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Synge and Edwardian Ireland$
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Brian Cliff and Nicholas Grene

Print publication date: 2011

Print ISBN-13: 9780199609888

Published to Oxford Scholarship Online: January 2012

DOI: 10.1093/acprof:oso/9780199609888.001.0001

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Political Animals

Political Animals

Somerville and Ross and Percy French on Edwardian Ireland

(p.102) 7 Political Animals
Synge and Edwardian Ireland

Julie Anne Stevens

Oxford University Press

This chapter examines the use of animals in popular comic material of the early 1900s by women writers, Somerville and Ross, and entertainer, Percy French. It considers two Irish R.M. stories and French’s songs to demonstrate their general send-up alongside more pointed attack on the local government act of 1898 and the Irish land wars. Sensitive to an Irish audience who disliked familiar stereotypes referred to as ‘Ballyhooly’, the Protestant writers used animals to satirize the rising Catholic middle class as well as a means of exploring through comedy simple primitive forms being used in visual arts. Consideration of the reception of such comic material allows for an appreciation of the implicit understanding that existed between a knowing Irish public and its Anglo Irish entertainers who could please but also attack—and all in the same breath.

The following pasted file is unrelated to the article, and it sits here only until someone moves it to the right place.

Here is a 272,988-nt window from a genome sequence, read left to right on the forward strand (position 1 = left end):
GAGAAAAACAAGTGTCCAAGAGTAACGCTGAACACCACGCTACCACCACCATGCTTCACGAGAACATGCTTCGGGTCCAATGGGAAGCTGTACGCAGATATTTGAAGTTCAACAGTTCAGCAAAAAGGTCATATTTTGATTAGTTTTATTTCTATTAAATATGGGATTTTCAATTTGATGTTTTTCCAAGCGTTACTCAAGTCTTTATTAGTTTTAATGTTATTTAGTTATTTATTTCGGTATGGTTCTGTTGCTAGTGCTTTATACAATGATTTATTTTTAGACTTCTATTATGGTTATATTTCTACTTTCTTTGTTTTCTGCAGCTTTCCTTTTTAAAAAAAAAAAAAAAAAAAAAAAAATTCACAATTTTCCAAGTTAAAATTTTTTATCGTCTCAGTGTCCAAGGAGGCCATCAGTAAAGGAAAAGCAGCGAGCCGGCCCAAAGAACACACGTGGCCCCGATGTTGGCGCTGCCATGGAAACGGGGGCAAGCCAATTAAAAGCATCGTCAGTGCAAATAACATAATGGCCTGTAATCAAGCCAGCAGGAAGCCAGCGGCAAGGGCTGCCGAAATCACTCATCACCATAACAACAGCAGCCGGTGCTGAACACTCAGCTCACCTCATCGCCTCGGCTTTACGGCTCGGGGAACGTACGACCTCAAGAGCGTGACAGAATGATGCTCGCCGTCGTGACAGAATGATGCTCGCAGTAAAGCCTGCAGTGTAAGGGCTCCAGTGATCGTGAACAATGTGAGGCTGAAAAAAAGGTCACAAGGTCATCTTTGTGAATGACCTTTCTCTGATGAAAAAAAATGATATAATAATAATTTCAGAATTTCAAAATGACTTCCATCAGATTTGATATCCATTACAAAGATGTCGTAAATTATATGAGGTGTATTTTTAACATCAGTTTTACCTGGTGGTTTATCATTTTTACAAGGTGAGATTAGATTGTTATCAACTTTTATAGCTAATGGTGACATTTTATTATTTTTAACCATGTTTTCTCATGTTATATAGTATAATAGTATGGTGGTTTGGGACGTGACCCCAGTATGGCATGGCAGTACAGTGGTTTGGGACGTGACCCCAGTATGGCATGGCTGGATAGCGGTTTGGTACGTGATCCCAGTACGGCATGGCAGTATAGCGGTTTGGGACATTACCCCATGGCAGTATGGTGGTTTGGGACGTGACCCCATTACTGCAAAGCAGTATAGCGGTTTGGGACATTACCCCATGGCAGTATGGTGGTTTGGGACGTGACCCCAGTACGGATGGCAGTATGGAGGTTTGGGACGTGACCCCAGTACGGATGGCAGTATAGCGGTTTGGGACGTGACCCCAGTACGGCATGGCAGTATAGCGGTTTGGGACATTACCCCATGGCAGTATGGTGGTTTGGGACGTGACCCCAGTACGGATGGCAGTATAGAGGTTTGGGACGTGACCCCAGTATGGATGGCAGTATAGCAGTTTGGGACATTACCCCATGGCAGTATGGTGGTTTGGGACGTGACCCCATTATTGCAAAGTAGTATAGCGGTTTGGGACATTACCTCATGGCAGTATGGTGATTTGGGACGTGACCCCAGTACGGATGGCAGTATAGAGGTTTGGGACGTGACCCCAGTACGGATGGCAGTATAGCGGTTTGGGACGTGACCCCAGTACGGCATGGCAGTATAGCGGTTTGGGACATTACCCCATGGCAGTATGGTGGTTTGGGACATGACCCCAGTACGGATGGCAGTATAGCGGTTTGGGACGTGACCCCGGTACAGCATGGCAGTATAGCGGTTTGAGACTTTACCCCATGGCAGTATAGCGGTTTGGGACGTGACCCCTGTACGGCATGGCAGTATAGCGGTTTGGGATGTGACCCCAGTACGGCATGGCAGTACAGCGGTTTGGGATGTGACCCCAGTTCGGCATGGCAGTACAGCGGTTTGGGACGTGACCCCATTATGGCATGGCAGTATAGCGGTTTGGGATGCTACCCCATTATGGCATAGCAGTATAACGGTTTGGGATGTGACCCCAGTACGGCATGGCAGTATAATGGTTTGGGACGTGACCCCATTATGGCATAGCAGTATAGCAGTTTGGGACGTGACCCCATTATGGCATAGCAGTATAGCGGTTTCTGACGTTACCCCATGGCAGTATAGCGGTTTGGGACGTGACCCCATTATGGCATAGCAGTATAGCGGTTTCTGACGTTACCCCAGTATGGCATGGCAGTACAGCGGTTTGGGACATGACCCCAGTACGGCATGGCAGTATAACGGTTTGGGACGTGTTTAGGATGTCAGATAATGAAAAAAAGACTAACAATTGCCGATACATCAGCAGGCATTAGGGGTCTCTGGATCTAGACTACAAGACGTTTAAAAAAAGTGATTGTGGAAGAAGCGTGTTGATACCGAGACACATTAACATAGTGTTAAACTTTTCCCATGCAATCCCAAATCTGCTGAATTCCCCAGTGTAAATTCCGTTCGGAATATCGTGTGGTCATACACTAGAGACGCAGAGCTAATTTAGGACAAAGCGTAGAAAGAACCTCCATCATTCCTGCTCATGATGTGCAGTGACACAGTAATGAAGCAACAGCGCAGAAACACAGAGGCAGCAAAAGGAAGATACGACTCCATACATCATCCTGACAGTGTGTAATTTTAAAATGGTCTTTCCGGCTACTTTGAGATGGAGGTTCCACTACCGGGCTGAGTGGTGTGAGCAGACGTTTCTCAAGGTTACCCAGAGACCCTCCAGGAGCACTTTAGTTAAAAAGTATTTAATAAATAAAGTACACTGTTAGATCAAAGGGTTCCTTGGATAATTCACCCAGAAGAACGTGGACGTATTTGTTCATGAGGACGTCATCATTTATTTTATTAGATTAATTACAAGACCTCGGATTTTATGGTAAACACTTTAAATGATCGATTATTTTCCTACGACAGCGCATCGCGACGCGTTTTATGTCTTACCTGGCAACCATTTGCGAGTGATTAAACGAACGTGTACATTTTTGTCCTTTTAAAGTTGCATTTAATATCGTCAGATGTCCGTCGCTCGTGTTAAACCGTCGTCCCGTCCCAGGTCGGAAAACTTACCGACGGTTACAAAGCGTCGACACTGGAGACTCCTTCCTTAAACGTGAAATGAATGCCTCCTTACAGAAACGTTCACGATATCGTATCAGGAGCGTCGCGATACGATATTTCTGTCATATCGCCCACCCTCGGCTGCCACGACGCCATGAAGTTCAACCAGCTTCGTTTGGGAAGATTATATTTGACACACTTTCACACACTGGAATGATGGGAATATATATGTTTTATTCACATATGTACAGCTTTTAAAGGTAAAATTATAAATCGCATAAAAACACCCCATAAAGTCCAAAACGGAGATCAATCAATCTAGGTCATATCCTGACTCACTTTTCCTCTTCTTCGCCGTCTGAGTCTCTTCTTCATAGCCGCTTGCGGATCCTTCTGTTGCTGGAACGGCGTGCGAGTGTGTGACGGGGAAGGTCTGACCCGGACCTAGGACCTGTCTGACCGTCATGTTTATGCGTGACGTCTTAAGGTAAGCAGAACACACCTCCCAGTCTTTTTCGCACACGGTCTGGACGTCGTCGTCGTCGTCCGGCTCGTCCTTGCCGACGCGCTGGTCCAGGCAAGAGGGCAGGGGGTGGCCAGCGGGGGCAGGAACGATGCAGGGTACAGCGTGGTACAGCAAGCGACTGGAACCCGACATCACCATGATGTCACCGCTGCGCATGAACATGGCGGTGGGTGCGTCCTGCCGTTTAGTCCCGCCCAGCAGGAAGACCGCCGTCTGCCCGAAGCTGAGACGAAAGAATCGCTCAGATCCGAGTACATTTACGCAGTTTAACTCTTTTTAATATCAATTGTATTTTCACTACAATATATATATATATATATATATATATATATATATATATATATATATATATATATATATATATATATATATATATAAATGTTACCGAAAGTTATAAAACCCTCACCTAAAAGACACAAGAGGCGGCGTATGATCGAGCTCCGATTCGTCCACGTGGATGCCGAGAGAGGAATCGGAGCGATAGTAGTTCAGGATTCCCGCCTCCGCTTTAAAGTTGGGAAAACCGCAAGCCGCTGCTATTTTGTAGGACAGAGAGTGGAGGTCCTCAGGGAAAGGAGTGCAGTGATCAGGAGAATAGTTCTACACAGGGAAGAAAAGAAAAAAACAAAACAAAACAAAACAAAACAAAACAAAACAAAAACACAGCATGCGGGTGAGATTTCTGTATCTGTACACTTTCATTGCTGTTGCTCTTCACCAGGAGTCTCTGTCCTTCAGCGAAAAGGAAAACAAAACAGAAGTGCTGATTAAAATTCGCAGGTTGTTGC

Keywords:   Somerville and Ross, Percy French, Irish R.M. stories, Ballyhooly, animals, land wars, visual arts, local government act of 1898, audience reception

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